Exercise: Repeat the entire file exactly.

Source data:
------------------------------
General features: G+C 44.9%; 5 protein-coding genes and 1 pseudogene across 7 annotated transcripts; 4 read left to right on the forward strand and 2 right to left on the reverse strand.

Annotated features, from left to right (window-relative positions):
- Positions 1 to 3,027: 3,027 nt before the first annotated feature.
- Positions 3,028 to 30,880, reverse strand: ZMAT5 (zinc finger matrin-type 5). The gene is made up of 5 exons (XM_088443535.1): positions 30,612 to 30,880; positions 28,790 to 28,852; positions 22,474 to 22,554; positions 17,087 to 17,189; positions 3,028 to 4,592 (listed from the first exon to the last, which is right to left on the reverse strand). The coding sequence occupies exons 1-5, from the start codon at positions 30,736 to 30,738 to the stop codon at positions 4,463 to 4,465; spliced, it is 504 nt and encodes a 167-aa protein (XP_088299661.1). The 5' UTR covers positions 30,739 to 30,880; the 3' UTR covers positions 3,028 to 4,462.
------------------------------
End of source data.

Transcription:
General features: G+C 44.9%; 5 protein-coding genes and 1 pseudogene across 7 annotated transcripts; 4 read left to right on the forward strand and 2 right to left on the reverse strand.

Annotated features, from left to right (window-relative positions):
- Positions 1 to 3,027: 3,027 nt before the first annotated feature.
- Positions 3,028 to 30,880, reverse strand: ZMAT5 (zinc finger matrin-type 5). The gene is made up of 5 exons (XM_088443535.1): positions 30,612 to 30,880; positions 28,790 to 28,852; positions 22,474 to 22,554; positions 17,087 to 17,189; positions 3,028 to 4,592 (listed from the first exon to the last, which is right to left on the reverse strand). The coding sequence occupies exons 1-5, from the start codon at positions 30,736 to 30,738 to the stop codon at positions 4,463 to 4,465; spliced, it is 504 nt and encodes a 167-aa protein (XP_088299661.1). The 5' UTR covers positions 30,739 to 30,880; the 3' UTR covers positions 3,028 to 4,462.